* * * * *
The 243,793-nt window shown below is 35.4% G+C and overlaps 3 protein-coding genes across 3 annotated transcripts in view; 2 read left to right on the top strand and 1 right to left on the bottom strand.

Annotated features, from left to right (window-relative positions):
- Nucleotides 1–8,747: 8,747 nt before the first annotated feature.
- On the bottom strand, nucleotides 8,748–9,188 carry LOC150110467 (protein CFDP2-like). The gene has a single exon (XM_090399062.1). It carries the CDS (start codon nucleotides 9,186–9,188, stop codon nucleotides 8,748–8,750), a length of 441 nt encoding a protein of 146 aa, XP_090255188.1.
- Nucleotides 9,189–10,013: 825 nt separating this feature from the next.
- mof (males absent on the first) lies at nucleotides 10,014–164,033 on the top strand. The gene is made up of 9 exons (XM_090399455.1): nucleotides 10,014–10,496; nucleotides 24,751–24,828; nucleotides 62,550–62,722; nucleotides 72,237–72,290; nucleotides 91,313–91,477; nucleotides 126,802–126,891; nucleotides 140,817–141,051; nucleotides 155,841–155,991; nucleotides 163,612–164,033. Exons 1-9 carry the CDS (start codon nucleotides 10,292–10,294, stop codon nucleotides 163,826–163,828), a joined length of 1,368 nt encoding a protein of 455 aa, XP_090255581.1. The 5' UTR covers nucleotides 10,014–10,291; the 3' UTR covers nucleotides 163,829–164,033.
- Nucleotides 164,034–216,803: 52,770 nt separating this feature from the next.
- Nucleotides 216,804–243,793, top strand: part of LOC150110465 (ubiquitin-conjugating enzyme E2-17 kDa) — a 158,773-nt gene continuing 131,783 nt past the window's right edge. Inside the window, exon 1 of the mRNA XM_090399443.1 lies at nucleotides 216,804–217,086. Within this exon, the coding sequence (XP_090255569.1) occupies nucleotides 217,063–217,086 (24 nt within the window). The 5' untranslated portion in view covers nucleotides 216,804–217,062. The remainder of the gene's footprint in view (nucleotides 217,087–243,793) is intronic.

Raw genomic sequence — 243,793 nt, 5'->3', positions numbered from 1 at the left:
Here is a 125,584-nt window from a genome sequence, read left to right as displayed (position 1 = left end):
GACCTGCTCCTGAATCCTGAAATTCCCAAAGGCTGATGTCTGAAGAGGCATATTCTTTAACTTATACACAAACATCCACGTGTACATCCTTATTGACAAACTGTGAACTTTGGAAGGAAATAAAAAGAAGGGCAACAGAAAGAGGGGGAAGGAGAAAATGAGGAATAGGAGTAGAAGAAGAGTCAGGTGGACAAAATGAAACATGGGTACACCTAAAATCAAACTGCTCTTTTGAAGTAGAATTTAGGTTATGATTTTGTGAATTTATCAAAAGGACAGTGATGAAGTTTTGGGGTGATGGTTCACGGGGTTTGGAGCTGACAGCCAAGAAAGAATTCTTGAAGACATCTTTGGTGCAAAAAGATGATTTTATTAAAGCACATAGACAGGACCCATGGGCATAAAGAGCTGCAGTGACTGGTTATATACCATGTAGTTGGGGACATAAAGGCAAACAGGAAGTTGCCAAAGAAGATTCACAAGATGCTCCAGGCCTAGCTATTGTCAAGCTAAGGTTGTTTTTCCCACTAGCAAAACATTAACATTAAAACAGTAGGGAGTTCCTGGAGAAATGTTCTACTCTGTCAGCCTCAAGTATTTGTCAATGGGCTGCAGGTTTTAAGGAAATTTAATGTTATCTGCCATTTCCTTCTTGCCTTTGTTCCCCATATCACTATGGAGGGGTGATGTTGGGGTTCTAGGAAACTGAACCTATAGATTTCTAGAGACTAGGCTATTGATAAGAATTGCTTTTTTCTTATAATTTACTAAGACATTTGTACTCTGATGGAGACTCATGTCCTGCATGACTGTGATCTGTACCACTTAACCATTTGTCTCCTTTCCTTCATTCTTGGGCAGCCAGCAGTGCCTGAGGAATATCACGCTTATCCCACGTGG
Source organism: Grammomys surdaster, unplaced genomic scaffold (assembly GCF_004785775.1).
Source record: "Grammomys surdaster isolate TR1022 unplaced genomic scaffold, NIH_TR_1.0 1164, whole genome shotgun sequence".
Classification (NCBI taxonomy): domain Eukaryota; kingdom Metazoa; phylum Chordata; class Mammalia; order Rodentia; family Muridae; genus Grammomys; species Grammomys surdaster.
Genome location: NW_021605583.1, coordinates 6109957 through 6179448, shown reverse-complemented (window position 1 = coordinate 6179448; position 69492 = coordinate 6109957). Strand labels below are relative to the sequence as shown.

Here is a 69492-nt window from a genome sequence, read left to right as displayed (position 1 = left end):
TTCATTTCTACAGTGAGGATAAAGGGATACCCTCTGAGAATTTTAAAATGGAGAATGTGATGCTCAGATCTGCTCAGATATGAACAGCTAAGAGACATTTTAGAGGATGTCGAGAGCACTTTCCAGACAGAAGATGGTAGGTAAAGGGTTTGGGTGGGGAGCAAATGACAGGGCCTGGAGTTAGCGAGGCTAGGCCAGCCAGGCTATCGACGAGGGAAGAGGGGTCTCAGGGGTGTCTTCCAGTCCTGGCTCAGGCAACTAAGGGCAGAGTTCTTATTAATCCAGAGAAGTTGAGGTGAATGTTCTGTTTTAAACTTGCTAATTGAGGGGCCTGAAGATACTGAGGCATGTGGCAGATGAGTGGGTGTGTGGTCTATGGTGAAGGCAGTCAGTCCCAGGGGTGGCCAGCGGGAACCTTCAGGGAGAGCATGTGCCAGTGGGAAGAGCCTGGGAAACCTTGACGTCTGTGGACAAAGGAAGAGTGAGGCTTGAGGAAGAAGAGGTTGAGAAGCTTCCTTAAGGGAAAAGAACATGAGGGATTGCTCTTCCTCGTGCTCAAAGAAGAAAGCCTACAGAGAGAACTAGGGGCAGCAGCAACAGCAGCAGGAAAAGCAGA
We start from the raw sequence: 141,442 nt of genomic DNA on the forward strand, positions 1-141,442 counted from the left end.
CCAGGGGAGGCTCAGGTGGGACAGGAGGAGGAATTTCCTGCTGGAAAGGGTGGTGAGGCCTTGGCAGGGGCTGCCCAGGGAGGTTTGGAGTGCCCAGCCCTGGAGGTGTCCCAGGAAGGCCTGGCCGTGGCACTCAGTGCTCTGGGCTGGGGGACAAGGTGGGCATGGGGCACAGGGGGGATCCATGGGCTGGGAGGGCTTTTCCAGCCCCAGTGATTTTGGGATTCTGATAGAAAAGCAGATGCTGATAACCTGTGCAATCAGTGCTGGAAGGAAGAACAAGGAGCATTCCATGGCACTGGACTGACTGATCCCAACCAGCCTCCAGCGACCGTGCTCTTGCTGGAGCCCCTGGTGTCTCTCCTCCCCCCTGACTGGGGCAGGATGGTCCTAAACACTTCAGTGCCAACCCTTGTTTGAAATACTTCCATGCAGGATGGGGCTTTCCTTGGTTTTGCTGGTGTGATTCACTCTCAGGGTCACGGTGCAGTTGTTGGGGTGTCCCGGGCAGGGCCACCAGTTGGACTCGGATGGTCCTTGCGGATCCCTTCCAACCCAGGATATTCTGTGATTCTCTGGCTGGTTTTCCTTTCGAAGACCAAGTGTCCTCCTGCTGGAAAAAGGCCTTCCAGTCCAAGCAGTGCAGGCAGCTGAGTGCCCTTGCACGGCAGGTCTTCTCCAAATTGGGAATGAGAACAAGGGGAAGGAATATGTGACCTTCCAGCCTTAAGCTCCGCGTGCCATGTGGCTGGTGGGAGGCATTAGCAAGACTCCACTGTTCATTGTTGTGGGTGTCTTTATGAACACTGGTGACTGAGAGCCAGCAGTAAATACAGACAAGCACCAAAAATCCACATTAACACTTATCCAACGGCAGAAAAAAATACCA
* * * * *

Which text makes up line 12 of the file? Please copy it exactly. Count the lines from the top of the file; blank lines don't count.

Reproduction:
Source organism: Grammomys surdaster, unplaced genomic scaffold (assembly GCF_004785775.1).